I thought a lot about this case, it happened only twice and disappeared so I didn't learn more, and there's no way to know the exact cause because I'm not an expert and have a machine, measurement, scientific calculations,, ... So I'm content with the answer: there is "ghost" in that engine :D:D
 
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Bruce R.

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I was leaning toward the cross hatching in the cylinder from the honing as the cause, I’m glad to hear that I’m not imagining things.
 

Ozwes007

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Rings rotate naturally in engines, there is a formula to work it out however the usual is 1 rev per 1000 rotations. Hence the reason two stroke rings have a pin to make sure they don’t rotate. Compression loss though rings is usually based on your side clearance and back clearances, or not seating rings properly. All rings rotate to some degree, multi part oil rings are made to minimise/stop this behaviour by the use of differential mass opposing each other and tight fits. The process of the ring movement is on ignition the ring back and side clearance has to be large enough to allow gas behind and on top of the ring to create bore pressure to seal. To much and the ring will flutter in the groove and eventually cut the top of your piston off. Gap less rings where developed to assist in providing the “perfect seal”.
 

Andy Munns

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There was a test which used a new 4 cylinder engine - New rings, but they ran the engine and progressively opened up the ring gaps by increments until well over recommended gap limits. Results showed no real loss of compression until ring gap was huge. Conclusion was that ring gap made less difference that once assumed, and that ring in groove axial clearance and loss of ring spring and wall pressure were the real culprits. I'll www search for the article and post if found. That said, currently overhauling a Weir steam pump with paired rings - ring gap worn + gaps not in line when pulled, but clear marks showing rings not seating well on cylinder walls after years of service. Rings professionally made and double machined to bore size. There used to be a lot of designs that engineered a no gap ring - perhaps these were a waste of time?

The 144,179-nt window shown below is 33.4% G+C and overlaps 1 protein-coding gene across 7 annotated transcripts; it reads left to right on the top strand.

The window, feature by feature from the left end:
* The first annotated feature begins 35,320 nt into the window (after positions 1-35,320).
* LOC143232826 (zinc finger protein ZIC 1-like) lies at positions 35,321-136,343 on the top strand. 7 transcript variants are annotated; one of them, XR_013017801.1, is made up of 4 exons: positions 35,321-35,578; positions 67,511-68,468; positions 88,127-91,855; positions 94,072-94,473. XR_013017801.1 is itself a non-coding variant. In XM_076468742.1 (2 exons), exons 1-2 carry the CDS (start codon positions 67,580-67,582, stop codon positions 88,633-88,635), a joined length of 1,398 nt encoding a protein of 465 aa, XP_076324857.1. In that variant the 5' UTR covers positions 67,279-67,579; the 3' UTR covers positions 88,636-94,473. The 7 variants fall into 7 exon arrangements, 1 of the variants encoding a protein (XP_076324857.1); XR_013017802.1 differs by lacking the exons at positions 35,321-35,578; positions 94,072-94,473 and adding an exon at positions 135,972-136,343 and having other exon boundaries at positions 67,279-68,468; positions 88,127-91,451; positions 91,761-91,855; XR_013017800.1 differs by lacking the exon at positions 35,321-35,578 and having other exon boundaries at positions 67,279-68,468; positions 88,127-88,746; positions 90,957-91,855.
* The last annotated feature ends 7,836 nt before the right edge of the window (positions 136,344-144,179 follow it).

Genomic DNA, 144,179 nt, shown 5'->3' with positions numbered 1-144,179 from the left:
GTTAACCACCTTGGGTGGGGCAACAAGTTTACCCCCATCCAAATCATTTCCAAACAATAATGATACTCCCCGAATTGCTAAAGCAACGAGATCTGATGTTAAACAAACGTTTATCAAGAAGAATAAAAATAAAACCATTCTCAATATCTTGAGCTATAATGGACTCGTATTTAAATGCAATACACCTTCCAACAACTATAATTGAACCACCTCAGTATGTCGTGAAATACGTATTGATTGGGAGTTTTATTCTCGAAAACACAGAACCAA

Ozwes007

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The gapless rings are used in race engines, the losses are real in HP loss at the high end of the rpm range. We can be talking no more than 1- 2%, however that 1-2% can win or lose a race.production engines would not benefit from this to any great degree except fuel economy in the long term.
 

Ozwes007

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I have seen that before, the experimentation was done on lower revving engines. Graeme Bell and Smokey Yunick both proved the rotation and disproved the gap theory findings with the use of extensive Dyno testing on Race motors in both 2 stroke and 4 stroke configurations. As the revs increase the effect increases.
 

lohring

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Two strokes use pinned rings to keep the ends from catching in the ports. A long time ago the 23 cc engines we used for racing had two rings. One standard modification was to remove the lower ring for more power. The current engines come with one ring pistons.

Lohring Miller
 

a41capt

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Two strokes use pinned rings to keep the ends from catching in the ports. A long time ago the 23 cc engines we used for racing had two rings. One standard modification was to remove the lower ring for more power. The current engines come with one ring pistons.

Lohring Miller
Yep, as an old dirt track motorcycle racer that is correct-o-mundo!

When I five ported my first three port Yamaha engine, I found out exactly how true this statement is!

John W
 

XD351

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There are some radical designs out there for two stroke pistons and how they stop the rings moving .
Have a look at a youtube channel called two stroke stuffing .
 

a41capt

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There are some radical designs out there for two stroke pistons and how they stop the rings moving .
Have a look at a youtube channel called two stroke stuffing .
Well, as the old ad used to say “you’ve come a long way baby!”

My old piston port and/or rotary valve engines can’t hold a candle to the new innovations that abound in the 2 stroke world!

John W